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Ben, I will have to let Bryan answer those questions as I do not have any info on the Shinden at hand. I do know that it is taller due to the landing gear and the vertical fin is larger. Measured in a three point stance from the floor, the nose at the spinner is 17", the top of the canopy is 21", and the top of the fin is 18.5." I hope that gives you enough information to help.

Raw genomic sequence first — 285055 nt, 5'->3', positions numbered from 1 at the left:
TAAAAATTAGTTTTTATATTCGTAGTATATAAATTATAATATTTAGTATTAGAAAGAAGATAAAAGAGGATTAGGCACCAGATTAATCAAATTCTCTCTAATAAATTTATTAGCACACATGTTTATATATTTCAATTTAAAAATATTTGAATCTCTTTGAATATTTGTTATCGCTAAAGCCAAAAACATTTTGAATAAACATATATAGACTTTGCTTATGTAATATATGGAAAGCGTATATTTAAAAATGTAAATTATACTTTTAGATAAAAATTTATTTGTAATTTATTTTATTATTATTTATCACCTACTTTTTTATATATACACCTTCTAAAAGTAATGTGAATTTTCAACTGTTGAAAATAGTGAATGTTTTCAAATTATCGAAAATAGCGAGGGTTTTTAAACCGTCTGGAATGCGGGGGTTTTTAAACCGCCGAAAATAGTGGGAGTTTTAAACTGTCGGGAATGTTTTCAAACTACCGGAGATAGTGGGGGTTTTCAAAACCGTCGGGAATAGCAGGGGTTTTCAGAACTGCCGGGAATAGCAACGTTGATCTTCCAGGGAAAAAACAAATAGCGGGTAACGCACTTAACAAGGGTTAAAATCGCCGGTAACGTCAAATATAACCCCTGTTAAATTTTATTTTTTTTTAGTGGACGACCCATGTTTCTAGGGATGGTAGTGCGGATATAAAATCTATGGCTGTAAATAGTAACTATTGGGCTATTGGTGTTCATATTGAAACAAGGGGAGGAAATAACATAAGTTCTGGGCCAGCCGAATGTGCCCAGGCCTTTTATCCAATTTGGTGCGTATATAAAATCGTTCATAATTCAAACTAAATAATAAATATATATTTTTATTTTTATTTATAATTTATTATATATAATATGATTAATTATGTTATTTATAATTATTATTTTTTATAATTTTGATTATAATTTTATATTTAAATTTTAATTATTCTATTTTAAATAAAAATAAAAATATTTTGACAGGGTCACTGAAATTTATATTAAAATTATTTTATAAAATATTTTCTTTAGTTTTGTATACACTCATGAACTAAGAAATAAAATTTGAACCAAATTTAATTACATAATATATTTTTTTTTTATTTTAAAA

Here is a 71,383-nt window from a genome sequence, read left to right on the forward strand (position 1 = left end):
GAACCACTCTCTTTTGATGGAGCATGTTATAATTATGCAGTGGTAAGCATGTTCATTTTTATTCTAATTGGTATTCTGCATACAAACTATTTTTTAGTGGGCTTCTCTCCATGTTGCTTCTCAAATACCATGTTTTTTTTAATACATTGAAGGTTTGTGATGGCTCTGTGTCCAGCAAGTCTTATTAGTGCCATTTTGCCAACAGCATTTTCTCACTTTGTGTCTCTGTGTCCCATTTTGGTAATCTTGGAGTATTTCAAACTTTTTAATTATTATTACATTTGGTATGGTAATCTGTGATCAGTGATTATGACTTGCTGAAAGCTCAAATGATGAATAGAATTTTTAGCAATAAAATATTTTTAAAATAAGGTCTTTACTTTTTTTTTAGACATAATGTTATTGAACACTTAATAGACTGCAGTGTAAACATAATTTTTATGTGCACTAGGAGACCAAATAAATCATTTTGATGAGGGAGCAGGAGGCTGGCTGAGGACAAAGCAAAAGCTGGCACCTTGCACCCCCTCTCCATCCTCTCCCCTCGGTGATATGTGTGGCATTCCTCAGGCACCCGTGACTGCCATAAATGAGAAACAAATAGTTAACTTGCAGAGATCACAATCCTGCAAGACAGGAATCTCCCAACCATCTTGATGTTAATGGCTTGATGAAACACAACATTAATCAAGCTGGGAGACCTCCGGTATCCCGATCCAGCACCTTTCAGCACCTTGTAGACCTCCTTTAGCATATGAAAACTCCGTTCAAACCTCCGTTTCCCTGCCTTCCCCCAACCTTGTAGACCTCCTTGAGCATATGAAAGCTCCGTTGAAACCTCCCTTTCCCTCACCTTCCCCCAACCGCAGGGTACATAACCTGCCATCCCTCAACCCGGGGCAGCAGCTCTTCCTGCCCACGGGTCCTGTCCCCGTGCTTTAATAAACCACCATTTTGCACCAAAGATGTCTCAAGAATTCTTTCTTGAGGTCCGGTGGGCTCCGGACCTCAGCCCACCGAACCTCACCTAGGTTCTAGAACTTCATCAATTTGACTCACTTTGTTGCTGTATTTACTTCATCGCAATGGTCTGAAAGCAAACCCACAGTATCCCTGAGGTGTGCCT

Flight report part two: I have only five flights on the plane so far due to having only four flight packs at this time. However, it is really noticeable how this plane locks into a flight path unless you are like me and tend to input corrections that are not needed. If you point the plane and let go of the sticks it will keep flying until you do input some other commands. The vertical up lines are straight, vertical down lines tend to slightly pull out because of the incidence, but I am not going to mix them out, too minor of a correction. I had to reduce the aileron throw, because Bryan flys with the controls much more sensitive than I do. Consecutive rolls are smooth and require very little rudder input as long as the energy is up slightly beyond half throttle. Slow rolls are easy to control and you can get really slow with them. 5-seconds is easily achievable if the power setting is good. Stall turns are unreal and with enough rudder the plane will pivot very smoothly and there is no pendulum as long as you get off the rudder soon enough during the pivot. Inverted flight takes just a touch of down if the CG is set correctly. Snap rolls and spins are not in my sequence this year so I have not set-up to perform those maneuvers. Power is easy to control and I still have to tune the throttle curve as the plane tends to accelerate when I pull to vertical or 45-degree up lines and add full throttle. I may just learn to live with it and not add full throttle unless I need to for some reason.